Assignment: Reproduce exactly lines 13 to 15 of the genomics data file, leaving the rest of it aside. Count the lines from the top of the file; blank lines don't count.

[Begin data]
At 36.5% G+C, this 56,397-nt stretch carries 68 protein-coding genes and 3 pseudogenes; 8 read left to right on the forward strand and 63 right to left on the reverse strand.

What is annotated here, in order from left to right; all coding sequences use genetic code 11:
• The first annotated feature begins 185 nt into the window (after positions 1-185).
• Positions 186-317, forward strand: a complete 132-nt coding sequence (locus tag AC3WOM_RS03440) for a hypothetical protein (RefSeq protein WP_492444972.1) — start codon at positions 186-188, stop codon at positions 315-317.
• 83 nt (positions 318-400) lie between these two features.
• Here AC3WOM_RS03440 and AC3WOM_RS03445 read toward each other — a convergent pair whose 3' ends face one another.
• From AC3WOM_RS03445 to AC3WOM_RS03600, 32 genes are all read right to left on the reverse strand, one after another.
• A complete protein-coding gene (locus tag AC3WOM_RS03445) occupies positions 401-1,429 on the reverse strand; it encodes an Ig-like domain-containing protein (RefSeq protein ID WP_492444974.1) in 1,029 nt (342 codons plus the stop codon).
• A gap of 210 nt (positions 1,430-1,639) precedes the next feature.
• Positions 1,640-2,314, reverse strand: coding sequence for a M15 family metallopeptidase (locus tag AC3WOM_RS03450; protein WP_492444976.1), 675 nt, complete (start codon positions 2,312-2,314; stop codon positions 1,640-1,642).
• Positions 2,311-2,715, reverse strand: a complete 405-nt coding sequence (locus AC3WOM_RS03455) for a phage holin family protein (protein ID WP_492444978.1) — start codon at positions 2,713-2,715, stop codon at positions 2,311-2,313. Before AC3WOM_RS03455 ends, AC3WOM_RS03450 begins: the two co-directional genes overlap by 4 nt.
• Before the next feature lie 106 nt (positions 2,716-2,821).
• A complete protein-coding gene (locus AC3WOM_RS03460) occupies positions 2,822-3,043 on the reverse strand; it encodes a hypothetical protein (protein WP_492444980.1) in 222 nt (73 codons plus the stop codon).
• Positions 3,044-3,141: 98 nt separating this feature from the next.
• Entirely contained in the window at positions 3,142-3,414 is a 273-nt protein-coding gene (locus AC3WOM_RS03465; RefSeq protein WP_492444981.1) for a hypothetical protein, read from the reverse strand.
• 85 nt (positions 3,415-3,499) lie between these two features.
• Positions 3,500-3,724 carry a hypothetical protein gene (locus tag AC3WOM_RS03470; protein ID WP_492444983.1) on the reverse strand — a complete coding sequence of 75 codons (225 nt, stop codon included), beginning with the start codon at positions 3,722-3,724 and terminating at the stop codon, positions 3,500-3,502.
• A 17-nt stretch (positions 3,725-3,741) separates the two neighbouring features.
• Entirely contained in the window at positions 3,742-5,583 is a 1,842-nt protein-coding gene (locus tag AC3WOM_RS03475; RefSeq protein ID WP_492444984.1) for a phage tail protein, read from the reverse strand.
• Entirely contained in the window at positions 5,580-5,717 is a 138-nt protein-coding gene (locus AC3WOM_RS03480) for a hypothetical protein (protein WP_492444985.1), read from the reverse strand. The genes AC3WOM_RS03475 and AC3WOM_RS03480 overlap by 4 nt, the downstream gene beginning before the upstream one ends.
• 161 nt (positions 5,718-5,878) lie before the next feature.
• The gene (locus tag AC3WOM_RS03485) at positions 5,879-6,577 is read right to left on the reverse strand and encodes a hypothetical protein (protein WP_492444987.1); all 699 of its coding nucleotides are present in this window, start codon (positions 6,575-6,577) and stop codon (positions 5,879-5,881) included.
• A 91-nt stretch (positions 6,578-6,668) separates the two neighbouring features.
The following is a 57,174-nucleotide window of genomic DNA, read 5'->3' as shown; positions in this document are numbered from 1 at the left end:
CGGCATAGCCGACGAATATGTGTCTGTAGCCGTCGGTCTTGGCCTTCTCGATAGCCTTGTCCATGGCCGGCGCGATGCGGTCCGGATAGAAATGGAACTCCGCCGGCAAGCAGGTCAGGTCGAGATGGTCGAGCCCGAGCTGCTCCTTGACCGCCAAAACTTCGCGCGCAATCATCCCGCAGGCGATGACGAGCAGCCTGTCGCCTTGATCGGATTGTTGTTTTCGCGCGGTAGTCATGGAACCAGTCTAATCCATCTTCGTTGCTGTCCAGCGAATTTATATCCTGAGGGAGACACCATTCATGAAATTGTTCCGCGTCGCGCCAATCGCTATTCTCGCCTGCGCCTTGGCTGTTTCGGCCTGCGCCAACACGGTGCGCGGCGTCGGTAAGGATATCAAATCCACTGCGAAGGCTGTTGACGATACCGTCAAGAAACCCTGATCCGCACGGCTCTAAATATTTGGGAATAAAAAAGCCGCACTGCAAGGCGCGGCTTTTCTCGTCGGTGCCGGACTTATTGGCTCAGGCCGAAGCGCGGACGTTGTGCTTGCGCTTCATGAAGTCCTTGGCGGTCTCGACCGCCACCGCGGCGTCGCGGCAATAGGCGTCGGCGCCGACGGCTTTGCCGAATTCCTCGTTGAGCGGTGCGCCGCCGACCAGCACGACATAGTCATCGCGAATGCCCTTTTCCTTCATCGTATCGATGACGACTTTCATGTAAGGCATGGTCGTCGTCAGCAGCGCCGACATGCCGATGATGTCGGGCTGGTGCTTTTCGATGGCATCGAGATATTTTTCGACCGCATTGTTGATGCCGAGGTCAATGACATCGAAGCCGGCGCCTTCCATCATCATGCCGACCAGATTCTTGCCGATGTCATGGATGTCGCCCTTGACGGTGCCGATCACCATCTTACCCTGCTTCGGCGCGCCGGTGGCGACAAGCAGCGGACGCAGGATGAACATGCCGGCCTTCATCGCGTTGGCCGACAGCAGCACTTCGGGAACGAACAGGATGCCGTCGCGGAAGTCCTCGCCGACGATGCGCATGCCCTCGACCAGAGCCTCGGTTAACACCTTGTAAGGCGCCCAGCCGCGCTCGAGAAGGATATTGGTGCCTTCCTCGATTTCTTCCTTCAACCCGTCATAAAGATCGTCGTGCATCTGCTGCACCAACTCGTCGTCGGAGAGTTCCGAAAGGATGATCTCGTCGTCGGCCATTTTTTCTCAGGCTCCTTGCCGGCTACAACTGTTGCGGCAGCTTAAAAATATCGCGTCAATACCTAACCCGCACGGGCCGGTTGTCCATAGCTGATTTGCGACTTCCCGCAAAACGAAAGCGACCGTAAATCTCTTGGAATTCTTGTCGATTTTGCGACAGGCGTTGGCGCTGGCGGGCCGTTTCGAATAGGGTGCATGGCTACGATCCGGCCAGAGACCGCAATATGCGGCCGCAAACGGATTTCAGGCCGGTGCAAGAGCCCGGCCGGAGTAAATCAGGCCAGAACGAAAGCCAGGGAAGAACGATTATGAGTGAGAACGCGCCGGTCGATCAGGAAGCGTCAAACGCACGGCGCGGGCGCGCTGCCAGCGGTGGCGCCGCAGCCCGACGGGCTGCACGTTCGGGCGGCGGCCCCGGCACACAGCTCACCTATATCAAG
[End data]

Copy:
• A complete protein-coding gene (locus AC3WOM_RS03460) occupies positions 2,822-3,043 on the reverse strand; it encodes a hypothetical protein (protein WP_492444980.1) in 222 nt (73 codons plus the stop codon).
• Positions 3,044-3,141: 98 nt separating this feature from the next.
• Entirely contained in the window at positions 3,142-3,414 is a 273-nt protein-coding gene (locus AC3WOM_RS03465; RefSeq protein WP_492444981.1) for a hypothetical protein, read from the reverse strand.